So here I find myself on posting day, a vast expanse of empty screen in front of my eyes and a vast expanse of empty brain behind them. Yet despite my complete lack of a suitable topic for my blog, I feel no unease. This is because my entire stock of unease has long since been replaced by anxiety, then by panic, and finally by sheer blind terror. I have absolutely nothing to write about! What am I going to do?
I leaf through my notebook for ideas, but the pickings are slim indeed. There is an unused joke about penguins, rather a good one as jokes about penguins go, but I’ll need something to add to it if I’m going to build it up into a post. I try closing my eyes and running through my entire stock of penguin-related ideas, thoughts and opinions. Three-fifteenths of a second later, I try running through them all again. It’s no use. The memory banks are near empty. There’s simply no way I would be able to make the subject of penguins stretch to fill even a single paragraph.
Of course, in a transparent attempt to pad out meager content, some unscrupulous bloggers in my position might be tempted to take the dead-end topic of penguins and squeeze it into a second paragraph full of irrelevant details about these plucky flightless birds found almost exclusively in the southern hemisphere and thought to have descended from ancestral penguins which lived around the time of the Cretaceous-Paleogene extinction event somewhere near what is now New Zealand. My readers can rest assured that I’m not a writer who would ever stoop to such depths.
So instead, I decide to try a random word association prompt. I first write down two seemingly unconnected nouns – broccoli and the planet Venus – then I put my forefinger to my lips and think about how the two might be connected somehow. It’s easier said than done and my first few moments of effort yield nothing. I wipe my brow and try again.
Broccoli and Venus… Broccoli and Venus… Broccoli and Venus…
I close my eyes and concentrate so intently, smoke begins pouring out my ears. I try to find similarities, but the many and obvious differences between the two keep getting in the way. Venus can’t photosynthesis. Broccoli doesn’t have a surface area of 178 million square miles. Some children may actually be willing to eat the planet Venus.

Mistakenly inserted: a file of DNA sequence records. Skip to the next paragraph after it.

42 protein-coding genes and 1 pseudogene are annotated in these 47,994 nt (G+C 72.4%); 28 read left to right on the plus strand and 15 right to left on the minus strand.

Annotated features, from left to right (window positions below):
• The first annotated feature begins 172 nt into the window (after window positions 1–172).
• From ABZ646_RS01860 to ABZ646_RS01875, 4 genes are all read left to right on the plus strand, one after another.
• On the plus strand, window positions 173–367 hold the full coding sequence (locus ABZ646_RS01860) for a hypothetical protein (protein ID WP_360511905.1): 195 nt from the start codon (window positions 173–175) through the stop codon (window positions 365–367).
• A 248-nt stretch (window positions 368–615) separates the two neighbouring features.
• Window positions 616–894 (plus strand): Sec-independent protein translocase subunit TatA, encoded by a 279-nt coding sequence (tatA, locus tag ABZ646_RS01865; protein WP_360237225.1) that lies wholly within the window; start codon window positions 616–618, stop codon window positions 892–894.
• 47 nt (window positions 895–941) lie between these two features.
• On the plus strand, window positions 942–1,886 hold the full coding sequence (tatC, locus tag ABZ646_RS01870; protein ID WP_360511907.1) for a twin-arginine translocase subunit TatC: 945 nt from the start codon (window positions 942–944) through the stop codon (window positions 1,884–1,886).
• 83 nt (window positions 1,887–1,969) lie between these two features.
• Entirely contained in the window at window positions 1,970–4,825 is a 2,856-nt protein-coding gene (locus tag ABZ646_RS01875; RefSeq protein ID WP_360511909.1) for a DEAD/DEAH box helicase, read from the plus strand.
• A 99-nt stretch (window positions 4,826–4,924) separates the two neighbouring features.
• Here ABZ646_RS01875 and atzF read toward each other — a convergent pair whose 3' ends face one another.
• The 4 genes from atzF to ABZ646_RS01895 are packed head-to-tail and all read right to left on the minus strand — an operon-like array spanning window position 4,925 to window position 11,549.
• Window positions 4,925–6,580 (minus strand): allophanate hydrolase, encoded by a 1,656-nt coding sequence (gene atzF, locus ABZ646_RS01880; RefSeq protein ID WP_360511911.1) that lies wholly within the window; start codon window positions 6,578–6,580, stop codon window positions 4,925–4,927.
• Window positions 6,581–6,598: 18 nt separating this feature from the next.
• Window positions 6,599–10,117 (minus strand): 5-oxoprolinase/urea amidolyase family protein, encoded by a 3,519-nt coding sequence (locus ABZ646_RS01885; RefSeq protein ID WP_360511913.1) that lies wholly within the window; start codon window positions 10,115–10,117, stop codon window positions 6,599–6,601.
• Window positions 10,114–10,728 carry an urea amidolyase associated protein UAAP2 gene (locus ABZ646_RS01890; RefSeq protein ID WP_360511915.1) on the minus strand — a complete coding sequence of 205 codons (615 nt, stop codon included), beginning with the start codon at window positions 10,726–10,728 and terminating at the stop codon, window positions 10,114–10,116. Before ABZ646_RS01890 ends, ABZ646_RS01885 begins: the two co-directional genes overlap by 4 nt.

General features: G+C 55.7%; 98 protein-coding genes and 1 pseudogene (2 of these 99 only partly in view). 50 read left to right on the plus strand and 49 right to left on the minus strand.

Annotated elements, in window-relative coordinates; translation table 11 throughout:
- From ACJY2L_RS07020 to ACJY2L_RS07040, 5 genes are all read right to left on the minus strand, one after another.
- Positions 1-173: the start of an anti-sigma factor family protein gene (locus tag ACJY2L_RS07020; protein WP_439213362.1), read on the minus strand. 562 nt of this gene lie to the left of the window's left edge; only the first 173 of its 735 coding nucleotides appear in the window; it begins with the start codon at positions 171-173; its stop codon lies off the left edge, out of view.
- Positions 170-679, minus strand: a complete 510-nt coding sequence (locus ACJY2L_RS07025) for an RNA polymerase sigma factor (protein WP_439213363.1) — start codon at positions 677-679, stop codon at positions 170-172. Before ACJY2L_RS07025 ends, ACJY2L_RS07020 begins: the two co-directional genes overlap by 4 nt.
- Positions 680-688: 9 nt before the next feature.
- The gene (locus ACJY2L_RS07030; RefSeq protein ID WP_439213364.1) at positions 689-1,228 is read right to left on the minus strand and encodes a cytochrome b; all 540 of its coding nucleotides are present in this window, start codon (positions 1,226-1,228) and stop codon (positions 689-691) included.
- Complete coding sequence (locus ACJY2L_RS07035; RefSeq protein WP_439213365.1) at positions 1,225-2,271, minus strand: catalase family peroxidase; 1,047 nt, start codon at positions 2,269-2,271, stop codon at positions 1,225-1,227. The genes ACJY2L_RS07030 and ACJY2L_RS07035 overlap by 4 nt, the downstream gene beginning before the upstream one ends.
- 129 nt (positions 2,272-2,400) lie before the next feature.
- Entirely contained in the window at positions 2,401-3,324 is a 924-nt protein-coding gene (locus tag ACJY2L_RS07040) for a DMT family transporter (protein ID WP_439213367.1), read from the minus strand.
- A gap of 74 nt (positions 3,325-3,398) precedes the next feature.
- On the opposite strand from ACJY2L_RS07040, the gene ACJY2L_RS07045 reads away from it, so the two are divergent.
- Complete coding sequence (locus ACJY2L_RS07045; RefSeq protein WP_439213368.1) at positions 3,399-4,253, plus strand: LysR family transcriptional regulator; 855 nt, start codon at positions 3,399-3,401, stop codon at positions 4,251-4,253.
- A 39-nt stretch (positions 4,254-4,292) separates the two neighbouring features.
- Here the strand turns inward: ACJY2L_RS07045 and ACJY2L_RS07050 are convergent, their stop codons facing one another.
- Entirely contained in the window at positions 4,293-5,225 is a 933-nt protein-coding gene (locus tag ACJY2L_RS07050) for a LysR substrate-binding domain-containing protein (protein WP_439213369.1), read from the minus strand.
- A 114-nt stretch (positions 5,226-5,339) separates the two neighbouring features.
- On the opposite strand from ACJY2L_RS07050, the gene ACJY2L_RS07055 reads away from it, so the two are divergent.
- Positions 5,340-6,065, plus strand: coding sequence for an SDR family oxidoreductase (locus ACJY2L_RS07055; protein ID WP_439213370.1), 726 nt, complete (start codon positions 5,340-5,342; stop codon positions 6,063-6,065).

I am just about to admit defeat and concede that Venus and broccoli have nothing in common, when all at once it comes to me, a similarity so obvious, it has been staring me in the face all this time: neither of them can play the saxophone.
I sit back, immensely pleased at having made the connection. But when I then go on to consider how best to follow up on this momentous discovery, I realize that the indisputably low level of musical sophistication of both terrestrial planet and cruciferous vegetable has taken me rather less far than I’d hoped in the direction of completing my post.
In sheer desperation, I turn for help to the WordPress Daily Prompt, a source I have never once used in all my many, many long, er, year of blogging. More in hope than in expectation, I click on the page and find that today’s prompt is… secret! Not secret as in, I’m not telling you what the prompt is, but rather secret as in, that’s what I’m supposed to write about. Secret? What can I say about that?
The first thing that pops into my head is how poor I am at hiding my feelings and keeping them secret. This has been a clear disadvantage to me on numerous occasions in the past. When I went through a difficult time with bullies at elementary school, for example, I was constantly reminded that the key was not let them know I felt the slightest fear, so I tried to hide the fact from them. Sadly, they always seemed to be able to work it out, although it was never quite clear to me how. Perhaps it was the slight twitching of my eyebrow, the tremor of my lip, or possibly the fact that my teeth were chattering out the William Tell Overture and I was standing up to my waist in a pool of my own sweat.
This does not mean I’m a blabbermouth with other people’s secrets, however. On the contrary, if I’m told something in confidence, there is virtually no situation in which I could ever be induced to repeat the details to another living soul – except, obviously, in the most extreme of circumstances, such as a direct and credible threat to any member of my family, er, -sized packet of chocolate chip cookies from the stash hidden in the top drawer of my desk.
Such tight-lippedness is also a trait exhibited by my eldest son. No matter who you are or how scandalous and gossip-worthy the secret you might tell him, he will merely nod his head and smile. Then when you leave, he’ll continue to nod his head and smile. In fact, he’ll only stop nodding his head and smiling when he gets to the last track on the album, at which point he’ll switch off his iPod and remove his headphones.
On the other hand, telling my younger son any kind of fact is the equivalent of taking out a full-page ad in the Washington Post, the Times of London and the Sydney Morning Herald on the same day. Indeed, the only known way to communicate information at faster than light speed is to mention it to my son and then tell him it’s a secret.
Text © Bun Karyudo and the BunKaryudo.com blog (2016)
(All rights reserved but reblogging with attribution is welcomed)